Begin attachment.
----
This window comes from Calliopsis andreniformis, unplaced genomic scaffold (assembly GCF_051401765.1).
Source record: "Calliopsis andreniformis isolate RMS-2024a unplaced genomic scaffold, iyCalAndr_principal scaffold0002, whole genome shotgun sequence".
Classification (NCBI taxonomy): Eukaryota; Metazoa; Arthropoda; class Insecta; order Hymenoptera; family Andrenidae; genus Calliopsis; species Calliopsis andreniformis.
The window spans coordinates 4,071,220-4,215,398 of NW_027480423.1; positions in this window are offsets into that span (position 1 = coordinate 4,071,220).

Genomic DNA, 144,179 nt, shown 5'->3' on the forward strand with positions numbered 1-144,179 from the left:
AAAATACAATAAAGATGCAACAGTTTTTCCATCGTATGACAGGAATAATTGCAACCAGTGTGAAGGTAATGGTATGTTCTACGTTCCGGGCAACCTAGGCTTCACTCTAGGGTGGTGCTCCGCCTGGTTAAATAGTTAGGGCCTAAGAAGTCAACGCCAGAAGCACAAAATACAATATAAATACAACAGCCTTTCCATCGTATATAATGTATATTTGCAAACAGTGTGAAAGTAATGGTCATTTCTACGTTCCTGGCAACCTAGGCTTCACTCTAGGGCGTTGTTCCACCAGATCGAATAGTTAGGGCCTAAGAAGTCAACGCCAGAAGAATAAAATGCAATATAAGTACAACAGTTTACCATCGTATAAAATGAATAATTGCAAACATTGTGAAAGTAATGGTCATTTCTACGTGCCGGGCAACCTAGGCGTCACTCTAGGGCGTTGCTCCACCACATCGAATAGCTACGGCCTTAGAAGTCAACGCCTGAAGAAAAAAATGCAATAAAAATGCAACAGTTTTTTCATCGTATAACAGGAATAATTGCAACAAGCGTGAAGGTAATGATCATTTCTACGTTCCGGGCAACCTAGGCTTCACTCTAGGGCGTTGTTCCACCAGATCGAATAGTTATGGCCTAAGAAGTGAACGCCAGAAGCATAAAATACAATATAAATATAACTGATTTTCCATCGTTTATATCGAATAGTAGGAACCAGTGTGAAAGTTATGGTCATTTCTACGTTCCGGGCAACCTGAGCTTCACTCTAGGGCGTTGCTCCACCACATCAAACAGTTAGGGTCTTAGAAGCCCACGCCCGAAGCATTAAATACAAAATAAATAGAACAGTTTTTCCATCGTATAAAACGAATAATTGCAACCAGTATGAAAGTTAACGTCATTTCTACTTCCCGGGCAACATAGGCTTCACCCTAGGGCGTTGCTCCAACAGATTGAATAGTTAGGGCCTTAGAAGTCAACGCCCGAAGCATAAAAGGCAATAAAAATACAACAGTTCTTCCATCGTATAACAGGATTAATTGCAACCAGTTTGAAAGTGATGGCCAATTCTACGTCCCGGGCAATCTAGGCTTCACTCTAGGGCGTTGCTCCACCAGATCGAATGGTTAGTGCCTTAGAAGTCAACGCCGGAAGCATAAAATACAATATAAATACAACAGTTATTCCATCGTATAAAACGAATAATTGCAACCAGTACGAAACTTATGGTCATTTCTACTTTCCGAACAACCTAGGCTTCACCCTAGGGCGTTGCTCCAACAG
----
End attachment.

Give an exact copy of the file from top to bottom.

This window comes from Calliopsis andreniformis, unplaced genomic scaffold (assembly GCF_051401765.1).
Source record: "Calliopsis andreniformis isolate RMS-2024a unplaced genomic scaffold, iyCalAndr_principal scaffold0002, whole genome shotgun sequence".
Classification (NCBI taxonomy): Eukaryota; Metazoa; Arthropoda; class Insecta; order Hymenoptera; family Andrenidae; genus Calliopsis; species Calliopsis andreniformis.
The window spans coordinates 4,071,220-4,215,398 of NW_027480423.1; positions in this window are offsets into that span (position 1 = coordinate 4,071,220).

Genomic DNA, 144,179 nt, shown 5'->3' on the forward strand with positions numbered 1-144,179 from the left:
AAAATACAATAAAGATGCAACAGTTTTTCCATCGTATGACAGGAATAATTGCAACCAGTGTGAAGGTAATGGTATGTTCTACGTTCCGGGCAACCTAGGCTTCACTCTAGGGTGGTGCTCCGCCTGGTTAAATAGTTAGGGCCTAAGAAGTCAACGCCAGAAGCACAAAATACAATATAAATACAACAGCCTTTCCATCGTATATAATGTATATTTGCAAACAGTGTGAAAGTAATGGTCATTTCTACGTTCCTGGCAACCTAGGCTTCACTCTAGGGCGTTGTTCCACCAGATCGAATAGTTAGGGCCTAAGAAGTCAACGCCAGAAGAATAAAATGCAATATAAGTACAACAGTTTACCATCGTATAAAATGAATAATTGCAAACATTGTGAAAGTAATGGTCATTTCTACGTGCCGGGCAACCTAGGCGTCACTCTAGGGCGTTGCTCCACCACATCGAATAGCTACGGCCTTAGAAGTCAACGCCTGAAGAAAAAAATGCAATAAAAATGCAACAGTTTTTTCATCGTATAACAGGAATAATTGCAACAAGCGTGAAGGTAATGATCATTTCTACGTTCCGGGCAACCTAGGCTTCACTCTAGGGCGTTGTTCCACCAGATCGAATAGTTATGGCCTAAGAAGTGAACGCCAGAAGCATAAAATACAATATAAATATAACTGATTTTCCATCGTTTATATCGAATAGTAGGAACCAGTGTGAAAGTTATGGTCATTTCTACGTTCCGGGCAACCTGAGCTTCACTCTAGGGCGTTGCTCCACCACATCAAACAGTTAGGGTCTTAGAAGCCCACGCCCGAAGCATTAAATACAAAATAAATAGAACAGTTTTTCCATCGTATAAAACGAATAATTGCAACCAGTATGAAAGTTAACGTCATTTCTACTTCCCGGGCAACATAGGCTTCACCCTAGGGCGTTGCTCCAACAGATTGAATAGTTAGGGCCTTAGAAGTCAACGCCCGAAGCATAAAAGGCAATAAAAATACAACAGTTCTTCCATCGTATAACAGGATTAATTGCAACCAGTTTGAAAGTGATGGCCAATTCTACGTCCCGGGCAATCTAGGCTTCACTCTAGGGCGTTGCTCCACCAGATCGAATGGTTAGTGCCTTAGAAGTCAACGCCGGAAGCATAAAATACAATATAAATACAACAGTTATTCCATCGTATAAAACGAATAATTGCAACCAGTACGAAACTTATGGTCATTTCTACTTTCCGAACAACCTAGGCTTCACCCTAGGGCGTTGCTCCAACAG